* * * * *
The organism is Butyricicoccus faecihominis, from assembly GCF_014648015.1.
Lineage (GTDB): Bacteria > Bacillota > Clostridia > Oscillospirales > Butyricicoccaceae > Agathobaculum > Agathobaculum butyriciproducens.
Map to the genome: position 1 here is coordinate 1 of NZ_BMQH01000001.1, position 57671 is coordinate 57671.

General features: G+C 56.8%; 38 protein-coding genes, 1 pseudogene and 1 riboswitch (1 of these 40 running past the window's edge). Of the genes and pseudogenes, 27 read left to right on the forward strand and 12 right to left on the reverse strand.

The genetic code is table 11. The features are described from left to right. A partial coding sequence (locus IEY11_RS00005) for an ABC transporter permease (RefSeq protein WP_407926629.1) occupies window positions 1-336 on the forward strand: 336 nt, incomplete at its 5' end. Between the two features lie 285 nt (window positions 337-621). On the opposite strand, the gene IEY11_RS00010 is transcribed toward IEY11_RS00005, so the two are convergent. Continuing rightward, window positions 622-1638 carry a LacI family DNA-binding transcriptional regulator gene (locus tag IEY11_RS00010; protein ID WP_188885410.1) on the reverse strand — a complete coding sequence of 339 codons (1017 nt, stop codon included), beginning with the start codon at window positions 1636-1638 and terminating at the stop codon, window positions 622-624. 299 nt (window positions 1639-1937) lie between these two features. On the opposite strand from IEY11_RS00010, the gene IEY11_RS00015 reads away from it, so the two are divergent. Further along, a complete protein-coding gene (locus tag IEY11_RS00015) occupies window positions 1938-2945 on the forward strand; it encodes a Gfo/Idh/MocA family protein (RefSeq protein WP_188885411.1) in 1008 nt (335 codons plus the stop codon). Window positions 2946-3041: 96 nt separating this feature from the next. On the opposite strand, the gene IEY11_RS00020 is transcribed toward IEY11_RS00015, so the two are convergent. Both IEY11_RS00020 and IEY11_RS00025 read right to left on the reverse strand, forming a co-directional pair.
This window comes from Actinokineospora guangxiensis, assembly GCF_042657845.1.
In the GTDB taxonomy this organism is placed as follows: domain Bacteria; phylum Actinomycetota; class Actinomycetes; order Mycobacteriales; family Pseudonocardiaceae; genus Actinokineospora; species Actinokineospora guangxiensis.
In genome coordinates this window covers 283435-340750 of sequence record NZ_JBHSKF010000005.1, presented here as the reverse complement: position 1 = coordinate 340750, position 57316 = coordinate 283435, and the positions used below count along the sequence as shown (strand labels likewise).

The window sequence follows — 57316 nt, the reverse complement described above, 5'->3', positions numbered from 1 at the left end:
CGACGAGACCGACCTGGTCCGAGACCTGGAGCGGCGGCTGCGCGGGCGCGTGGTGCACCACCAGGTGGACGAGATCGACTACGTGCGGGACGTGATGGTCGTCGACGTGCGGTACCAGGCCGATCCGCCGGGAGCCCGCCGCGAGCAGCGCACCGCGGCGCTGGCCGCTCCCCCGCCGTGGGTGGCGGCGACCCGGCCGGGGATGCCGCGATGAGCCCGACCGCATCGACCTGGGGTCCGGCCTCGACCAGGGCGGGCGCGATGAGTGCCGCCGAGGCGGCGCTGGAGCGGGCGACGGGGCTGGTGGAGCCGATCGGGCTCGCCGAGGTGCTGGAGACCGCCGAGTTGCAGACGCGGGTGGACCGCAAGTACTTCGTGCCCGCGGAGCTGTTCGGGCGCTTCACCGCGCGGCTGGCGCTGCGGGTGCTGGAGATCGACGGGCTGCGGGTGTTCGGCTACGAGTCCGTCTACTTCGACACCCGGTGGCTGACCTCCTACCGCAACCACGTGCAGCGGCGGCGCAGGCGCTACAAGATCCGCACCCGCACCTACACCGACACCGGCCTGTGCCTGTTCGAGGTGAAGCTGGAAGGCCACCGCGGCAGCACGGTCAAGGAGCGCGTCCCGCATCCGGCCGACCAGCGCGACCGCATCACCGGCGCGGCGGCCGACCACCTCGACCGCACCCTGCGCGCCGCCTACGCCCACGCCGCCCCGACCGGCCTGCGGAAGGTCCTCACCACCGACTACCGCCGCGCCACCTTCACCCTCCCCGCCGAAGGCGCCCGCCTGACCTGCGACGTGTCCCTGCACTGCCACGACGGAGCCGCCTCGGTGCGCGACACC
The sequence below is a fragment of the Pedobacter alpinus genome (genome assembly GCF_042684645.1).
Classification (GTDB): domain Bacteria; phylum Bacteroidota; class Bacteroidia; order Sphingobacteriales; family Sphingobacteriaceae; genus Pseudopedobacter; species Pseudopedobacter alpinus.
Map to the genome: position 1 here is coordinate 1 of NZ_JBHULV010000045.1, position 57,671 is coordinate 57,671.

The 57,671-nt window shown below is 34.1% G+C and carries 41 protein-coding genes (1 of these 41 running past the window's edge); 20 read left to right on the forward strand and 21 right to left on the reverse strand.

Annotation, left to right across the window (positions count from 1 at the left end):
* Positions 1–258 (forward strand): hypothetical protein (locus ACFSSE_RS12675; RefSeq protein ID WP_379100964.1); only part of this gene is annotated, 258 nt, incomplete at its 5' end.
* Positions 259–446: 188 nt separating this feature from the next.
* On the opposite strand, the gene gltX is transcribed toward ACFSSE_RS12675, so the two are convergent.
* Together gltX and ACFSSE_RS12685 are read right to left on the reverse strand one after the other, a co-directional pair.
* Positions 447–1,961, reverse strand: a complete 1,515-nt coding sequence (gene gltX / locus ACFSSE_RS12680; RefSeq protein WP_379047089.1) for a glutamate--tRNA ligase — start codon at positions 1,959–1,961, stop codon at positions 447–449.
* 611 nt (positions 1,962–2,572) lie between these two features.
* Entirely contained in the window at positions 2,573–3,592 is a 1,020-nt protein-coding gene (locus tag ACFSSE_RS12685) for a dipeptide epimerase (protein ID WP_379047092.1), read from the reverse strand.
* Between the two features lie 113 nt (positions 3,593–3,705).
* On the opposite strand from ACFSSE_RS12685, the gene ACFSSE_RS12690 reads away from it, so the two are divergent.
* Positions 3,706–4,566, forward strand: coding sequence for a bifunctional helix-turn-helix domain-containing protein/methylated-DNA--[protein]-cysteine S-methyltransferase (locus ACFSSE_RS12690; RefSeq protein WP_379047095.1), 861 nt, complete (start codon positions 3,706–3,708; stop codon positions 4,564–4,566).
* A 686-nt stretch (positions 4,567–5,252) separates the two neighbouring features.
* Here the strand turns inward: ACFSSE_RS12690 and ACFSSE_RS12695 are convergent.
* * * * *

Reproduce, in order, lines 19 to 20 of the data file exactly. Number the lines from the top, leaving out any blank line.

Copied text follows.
* Together gltX and ACFSSE_RS12685 are read right to left on the reverse strand one after the other, a co-directional pair.
* Positions 447–1,961, reverse strand: a complete 1,515-nt coding sequence (gene gltX / locus ACFSSE_RS12680; RefSeq protein WP_379047089.1) for a glutamate--tRNA ligase — start codon at positions 1,959–1,961, stop codon at positions 447–449.